As the world waits with bated breath to see how North Korea’s testing of intercontinental ballistic missiles will play out, the “Hermit Kingdom” has put online poker sites in its crosshairs.
In a report released on July 27 by the South Korean Financial Security Institute (FSI), internet security analysts revealed that online poker players have been targeted as part of North Korea’s government-authorized computer program.
A North Korean hacking collective known as Lazarus has previously been linked to several high-profile attacks, including the 2014 intrusion into Sony Pictures Entertainment, and the more recent globally-aimed “WannaCry” ransomware case.
But as the most recent FSI report details, Lazarus has spawned a pair of offshoot hacking groups known as Bluenoroff and Andariel. Per the report – which hasn’t yet been made public but was provided to major media outlets like the New York Times and Reuters – the Andariel group has transitioned from causing pure mayhem to the pursuit of monetary gain since at least May of 2016.
As the New York Times detailed, the FSI report links Andariel to a series of hacking attempts targeting debit and credit card data, from both ATMs and online gambling platforms:
“The report said the Andariel group had increasingly shifted from destructive attacks on computer networks to crimes like stealing bank-card data and using it to draw cash from bank customers’ accounts or selling the data on the black market.
The group also used malware to cheat at online poker and on other gambling websites.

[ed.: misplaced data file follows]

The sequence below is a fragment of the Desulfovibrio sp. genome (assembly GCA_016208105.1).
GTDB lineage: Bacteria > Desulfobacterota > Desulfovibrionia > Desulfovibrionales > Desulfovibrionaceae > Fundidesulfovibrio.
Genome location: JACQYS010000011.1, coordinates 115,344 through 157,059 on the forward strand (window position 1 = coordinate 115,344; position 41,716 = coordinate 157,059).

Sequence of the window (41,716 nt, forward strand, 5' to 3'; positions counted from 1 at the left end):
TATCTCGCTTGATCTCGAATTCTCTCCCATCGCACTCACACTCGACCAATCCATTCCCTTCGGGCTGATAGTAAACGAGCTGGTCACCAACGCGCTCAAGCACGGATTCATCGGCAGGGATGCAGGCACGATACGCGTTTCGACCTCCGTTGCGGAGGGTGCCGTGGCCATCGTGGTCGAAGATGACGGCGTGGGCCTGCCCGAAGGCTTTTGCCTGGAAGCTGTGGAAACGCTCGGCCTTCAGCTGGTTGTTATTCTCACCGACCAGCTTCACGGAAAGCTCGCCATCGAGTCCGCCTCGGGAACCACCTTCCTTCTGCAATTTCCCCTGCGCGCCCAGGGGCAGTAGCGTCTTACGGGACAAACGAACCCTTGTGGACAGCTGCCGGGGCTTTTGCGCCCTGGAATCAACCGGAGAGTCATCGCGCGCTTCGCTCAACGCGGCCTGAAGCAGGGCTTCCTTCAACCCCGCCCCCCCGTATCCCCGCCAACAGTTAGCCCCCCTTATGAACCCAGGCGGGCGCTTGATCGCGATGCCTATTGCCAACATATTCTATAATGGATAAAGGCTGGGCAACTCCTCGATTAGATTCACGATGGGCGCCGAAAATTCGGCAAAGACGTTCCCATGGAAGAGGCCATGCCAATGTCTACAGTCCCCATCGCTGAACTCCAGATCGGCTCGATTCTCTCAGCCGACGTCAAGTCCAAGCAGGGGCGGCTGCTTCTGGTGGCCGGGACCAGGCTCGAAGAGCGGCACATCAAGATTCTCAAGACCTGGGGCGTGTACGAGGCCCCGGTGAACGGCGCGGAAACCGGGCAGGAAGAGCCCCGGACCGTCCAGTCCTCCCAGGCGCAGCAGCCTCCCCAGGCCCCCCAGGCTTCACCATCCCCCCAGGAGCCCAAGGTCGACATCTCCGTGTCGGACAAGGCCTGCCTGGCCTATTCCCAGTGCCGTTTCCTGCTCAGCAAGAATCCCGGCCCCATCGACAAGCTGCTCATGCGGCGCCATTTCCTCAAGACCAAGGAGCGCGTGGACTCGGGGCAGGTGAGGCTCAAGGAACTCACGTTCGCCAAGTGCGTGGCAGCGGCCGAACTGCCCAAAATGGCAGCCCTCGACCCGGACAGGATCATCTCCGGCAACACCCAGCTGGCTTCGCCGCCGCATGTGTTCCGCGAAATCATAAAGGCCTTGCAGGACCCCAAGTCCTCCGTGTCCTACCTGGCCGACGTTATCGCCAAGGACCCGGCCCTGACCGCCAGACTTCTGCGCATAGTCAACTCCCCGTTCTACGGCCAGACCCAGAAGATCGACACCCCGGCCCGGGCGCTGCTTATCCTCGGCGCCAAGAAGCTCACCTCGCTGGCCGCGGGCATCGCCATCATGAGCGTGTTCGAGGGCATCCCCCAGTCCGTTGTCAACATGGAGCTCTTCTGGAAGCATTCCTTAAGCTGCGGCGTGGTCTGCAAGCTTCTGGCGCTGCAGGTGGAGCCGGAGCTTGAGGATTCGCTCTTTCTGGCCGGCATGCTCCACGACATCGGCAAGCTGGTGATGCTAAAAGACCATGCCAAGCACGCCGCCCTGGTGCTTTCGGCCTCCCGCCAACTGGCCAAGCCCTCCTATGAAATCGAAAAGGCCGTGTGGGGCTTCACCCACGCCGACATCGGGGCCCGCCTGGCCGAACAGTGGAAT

‘Andariel is believed to focus on earning hard currency,” the report said.”
In text released from the actual FSI report, the South Korean cybersecurity agency offered the following description of the new hacking collectives:
“Bluenoroff and Andariel share their common root.
If Bluenoroff has attacked financial firms around the world, Andariel focuses on businesses and government agencies in South Korea using methods tailored for the country.”
The FSI was launched two years ago to bolster the existing investigative powers provided by South Korea’s top financial regulator, the Financial Services Commission (FSC), along with the Financial Supervisory Service (FSS).
While the shift from destructive attacks to outright theft is noticeable to North Korea experts, it’s nothing new. In an FSI report from July, the agency stated that North Korean hackers have been actively attempting to raise funds – presumably for the nation’s budding nuclear program”
“It’s a clear fact that these menacing groups are continuously preparing or attempting attacks on the financial sector.”
Online casinos, poker rooms, and sportsbooks are all prohibited under South Korea’s strict gambling laws, punishable for both operators and players. Even so, players there have little trouble using virtual private networks (VPNs) and other technological tricks to evade detection.
PokerStars and other major operators also actively market in the country, through live tournament series and other indirect advertisement.
In a Bloomberg report titled “How the World’s Biggest Cyberheist Was Laundered by a Baccarat Binge,” which was published August 3, a team of reporters outlines how North Korean hackers launder their ill-gotten gains through Chinese-controlled casinos in the Philippines and Macau.
The report details an attack from February of 2016, which managed to pilfer $81 million from a bank in Bangladesh:
“Security companies, including Symantec Corp. and BAE Systems Plc, say Lazarus hackers working for the rogue state were probably behind the attack.
They cite similarities between the methods used in the Bangladesh attack and those in other cases, such as the hack of Sony Pictures Entertainment Inc. in 2014, which U.S. officials attributed to North Korea.”
According to the report, the stolen funds were then diverted to Chinese nationals named Ding Zhize and Gao Shuhua. The partners were eventually caught, but not before laundering tens of millions of dollars through Manila’s Solaire casino by playing high-stakes baccarat for $20,000 per hand.